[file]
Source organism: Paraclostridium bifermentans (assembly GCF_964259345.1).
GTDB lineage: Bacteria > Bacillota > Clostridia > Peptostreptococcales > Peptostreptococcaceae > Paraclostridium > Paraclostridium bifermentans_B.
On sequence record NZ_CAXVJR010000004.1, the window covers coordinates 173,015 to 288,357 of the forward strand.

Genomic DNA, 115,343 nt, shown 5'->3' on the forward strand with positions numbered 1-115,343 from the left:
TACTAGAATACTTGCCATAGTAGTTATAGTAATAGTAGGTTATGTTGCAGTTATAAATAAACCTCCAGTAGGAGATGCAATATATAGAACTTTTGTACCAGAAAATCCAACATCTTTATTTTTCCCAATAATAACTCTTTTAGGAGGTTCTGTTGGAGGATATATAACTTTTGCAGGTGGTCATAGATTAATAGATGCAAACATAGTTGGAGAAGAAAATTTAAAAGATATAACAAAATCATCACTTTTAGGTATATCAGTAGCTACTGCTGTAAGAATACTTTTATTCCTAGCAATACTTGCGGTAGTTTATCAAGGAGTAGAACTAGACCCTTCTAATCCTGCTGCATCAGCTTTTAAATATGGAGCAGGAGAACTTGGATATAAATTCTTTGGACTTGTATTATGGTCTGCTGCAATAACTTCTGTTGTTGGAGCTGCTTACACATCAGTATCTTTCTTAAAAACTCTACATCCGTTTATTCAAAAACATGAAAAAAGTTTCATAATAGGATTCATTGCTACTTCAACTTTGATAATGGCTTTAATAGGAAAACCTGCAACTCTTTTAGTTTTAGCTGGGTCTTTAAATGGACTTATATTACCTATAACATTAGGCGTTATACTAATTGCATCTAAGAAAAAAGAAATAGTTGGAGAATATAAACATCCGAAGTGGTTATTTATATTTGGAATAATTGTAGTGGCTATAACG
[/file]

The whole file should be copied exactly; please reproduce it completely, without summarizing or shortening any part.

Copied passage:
Source organism: Paraclostridium bifermentans (assembly GCF_964259345.1).
GTDB lineage: Bacteria > Bacillota > Clostridia > Peptostreptococcales > Peptostreptococcaceae > Paraclostridium > Paraclostridium bifermentans_B.
On sequence record NZ_CAXVJR010000004.1, the window covers coordinates 173,015 to 288,357 of the forward strand.

Genomic DNA, 115,343 nt, shown 5'->3' on the forward strand with positions numbered 1-115,343 from the left:
TACTAGAATACTTGCCATAGTAGTTATAGTAATAGTAGGTTATGTTGCAGTTATAAATAAACCTCCAGTAGGAGATGCAATATATAGAACTTTTGTACCAGAAAATCCAACATCTTTATTTTTCCCAATAATAACTCTTTTAGGAGGTTCTGTTGGAGGATATATAACTTTTGCAGGTGGTCATAGATTAATAGATGCAAACATAGTTGGAGAAGAAAATTTAAAAGATATAACAAAATCATCACTTTTAGGTATATCAGTAGCTACTGCTGTAAGAATACTTTTATTCCTAGCAATACTTGCGGTAGTTTATCAAGGAGTAGAACTAGACCCTTCTAATCCTGCTGCATCAGCTTTTAAATATGGAGCAGGAGAACTTGGATATAAATTCTTTGGACTTGTATTATGGTCTGCTGCAATAACTTCTGTTGTTGGAGCTGCTTACACATCAGTATCTTTCTTAAAAACTCTACATCCGTTTATTCAAAAACATGAAAAAAGTTTCATAATAGGATTCATTGCTACTTCAACTTTGATAATGGCTTTAATAGGAAAACCTGCAACTCTTTTAGTTTTAGCTGGGTCTTTAAATGGACTTATATTACCTATAACATTAGGCGTTATACTAATTGCATCTAAGAAAAAAGAAATAGTTGGAGAATATAAACATCCGAAGTGGTTATTTATATTTGGAATAATTGTAGTGGCTATAACG